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The euro is trading lower against both the rebounding US dollar and the  re-surging pound. What’s next for the common currency? Here is the view from Morgan Stanley:

Here is their view, courtesy of eFXnews:

Next to Japan, EMU represents another case where the yield curve has been ‘exhausted’. This environment has seen FX driven by money markets and less by long-term investment flows. Recall, negative nominal yields that find it difficult to fall further suggest that inflation expectations provide the bigger beta to real yields relative to nominal yields. Perversely, this currency environment suggests the EUR should work higher when the inflation outlook deteriorates and vice versa.This is when EMU becomes similar to Japan from an asset and FX perspective.

For the EUR to decline and to break this deflationary setup, it needs a mechanism to export capital.  However, EMU banks and insurance companies with their weak balance sheets will find it difficult to put on more balance sheet risk despite low EMU return expectations; this implies that the institutions may be inclined to export capital in quantity. EMU’s corporate bond market could be used to exportEURs, should it grow such that the cash raised is used outside of the Eurozone instead. This process would weaken the currency.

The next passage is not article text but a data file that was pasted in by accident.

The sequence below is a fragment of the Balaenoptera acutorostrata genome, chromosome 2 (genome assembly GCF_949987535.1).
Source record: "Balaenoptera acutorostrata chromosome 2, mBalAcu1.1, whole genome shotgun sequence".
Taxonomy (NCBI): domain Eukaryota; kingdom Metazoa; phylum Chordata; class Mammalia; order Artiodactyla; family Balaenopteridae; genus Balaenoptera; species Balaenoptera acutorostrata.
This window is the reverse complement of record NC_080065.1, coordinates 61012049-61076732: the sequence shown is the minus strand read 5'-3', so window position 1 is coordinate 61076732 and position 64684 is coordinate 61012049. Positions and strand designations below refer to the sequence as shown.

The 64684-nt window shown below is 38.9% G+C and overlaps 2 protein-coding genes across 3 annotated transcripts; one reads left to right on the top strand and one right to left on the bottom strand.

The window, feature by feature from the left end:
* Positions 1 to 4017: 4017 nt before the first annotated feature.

Reverse yankee EUR issuance

Accordingly, we think it will be difficult for the EUR to decline unless linked to a pronounced EMU asset sell-off.  June will be packed with risk events that could lead to a sell-off  .The outcome of the Spanish election ( June 26) and the UK referendum on the EU (June 23) represent significant political risks, while Germany’s Constitutional Court decision on the OMT(June 21) may turn out to be an even bigger event.

Die Welt is suggesting that the Court is deeply split in opinion over whether the OMT does fit with German Constitutional requirements or not. Should the Court declare the OMTas not constitutional then the Bundesbank will have to stop participating in the program, which could pose a threat to its credibility.

Against this backdrop we expect a sharp increase in asset and FX volatility with investors potentially switching from GBP into EUR shorts, suggesting EURGBP would fall.

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